By the mid 1960s the Queen Victoria Maternity Hospital had expanded beyond its original role as a Maternity Hospital to provide other medical services including gynaecology. The management committee of the Hospital voted to change the name to the Queen Victoria Hospital Incorporated in 1966.
Between 1964 and 1968 an extensive program of new building and refurbishment of the old buildings was in operation. In 1966 a £10,000 extension to the nursery was built to deal with an increase in the number of babies awaiting adoption. According to a history of the QVH written by Ian L.D. Forbes, this increase was caused by a change in legislation, with the passing of the Adoption of Children Act 1966/67. At one stage accommodation was being sought for twenty to thirty infants who were being cared for prior to being adopted. An agreement was also made with the Mothers and Babies Health Association to transfer some of these children to Torrens House.
On 27 January 1967 a new multi-storey wing was officially opened by the Governor to aid with the expansion of the hospital's services.
In February 1982, a comprehensive statement of the role of the Queen Victoria Hospital was approved. The institution was defined as a specialist teaching hospital in obstetrics, gynaecology, and neonatology, with a specific role to provide normal and high risk obstetric and neonatal care. According to Forbes:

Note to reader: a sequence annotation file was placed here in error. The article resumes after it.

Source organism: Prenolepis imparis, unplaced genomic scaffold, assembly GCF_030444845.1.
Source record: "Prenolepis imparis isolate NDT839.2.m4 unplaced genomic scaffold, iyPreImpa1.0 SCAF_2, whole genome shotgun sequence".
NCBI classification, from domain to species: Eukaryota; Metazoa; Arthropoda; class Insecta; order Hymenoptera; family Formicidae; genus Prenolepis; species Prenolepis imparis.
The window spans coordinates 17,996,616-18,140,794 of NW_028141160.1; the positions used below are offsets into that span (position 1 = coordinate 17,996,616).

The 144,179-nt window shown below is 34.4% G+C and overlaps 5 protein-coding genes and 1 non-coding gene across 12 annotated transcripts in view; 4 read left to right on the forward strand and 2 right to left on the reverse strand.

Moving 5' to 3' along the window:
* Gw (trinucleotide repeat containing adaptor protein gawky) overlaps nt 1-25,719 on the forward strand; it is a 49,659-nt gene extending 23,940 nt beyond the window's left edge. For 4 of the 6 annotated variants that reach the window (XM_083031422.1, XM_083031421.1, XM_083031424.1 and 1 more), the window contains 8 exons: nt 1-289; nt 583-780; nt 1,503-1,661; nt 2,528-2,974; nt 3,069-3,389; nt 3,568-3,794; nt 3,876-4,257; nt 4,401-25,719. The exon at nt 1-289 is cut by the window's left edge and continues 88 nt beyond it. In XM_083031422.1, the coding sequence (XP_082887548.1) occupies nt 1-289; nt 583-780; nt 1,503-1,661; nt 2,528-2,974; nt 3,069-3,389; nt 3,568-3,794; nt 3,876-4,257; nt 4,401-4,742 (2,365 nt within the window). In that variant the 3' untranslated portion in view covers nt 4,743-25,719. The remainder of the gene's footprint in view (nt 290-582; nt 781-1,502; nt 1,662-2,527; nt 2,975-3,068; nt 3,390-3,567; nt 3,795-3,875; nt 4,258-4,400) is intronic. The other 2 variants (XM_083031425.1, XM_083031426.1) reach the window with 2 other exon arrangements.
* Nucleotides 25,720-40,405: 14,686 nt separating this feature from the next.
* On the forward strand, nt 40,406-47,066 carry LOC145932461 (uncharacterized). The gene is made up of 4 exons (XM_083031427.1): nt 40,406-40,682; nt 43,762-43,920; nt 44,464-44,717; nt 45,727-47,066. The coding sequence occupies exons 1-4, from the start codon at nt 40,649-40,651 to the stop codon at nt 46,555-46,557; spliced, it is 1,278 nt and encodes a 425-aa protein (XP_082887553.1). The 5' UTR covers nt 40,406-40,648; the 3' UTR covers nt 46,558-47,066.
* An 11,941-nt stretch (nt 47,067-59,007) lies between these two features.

'It was a full and optimistic statement of the hospital's emergence as a complete women's hospital.'
However, in 1983 male patients with fertility issues began to be treated at the Hospital which up until that time had served only women and babies.
On 15th March 1989 the Queen Victoria Hospital and the Adelaide Children's Hospital were amalgamated to form the Adelaide Medical Centre for Women and Children, known from 1995 as the Women's and Children's Hospital.
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19 July 2018
Cite this: https://www.findandconnect.gov.au/guide/sa/SE01201
First published by the Find & Connect Web Resource Project for the Commonwealth of Australia, 2011
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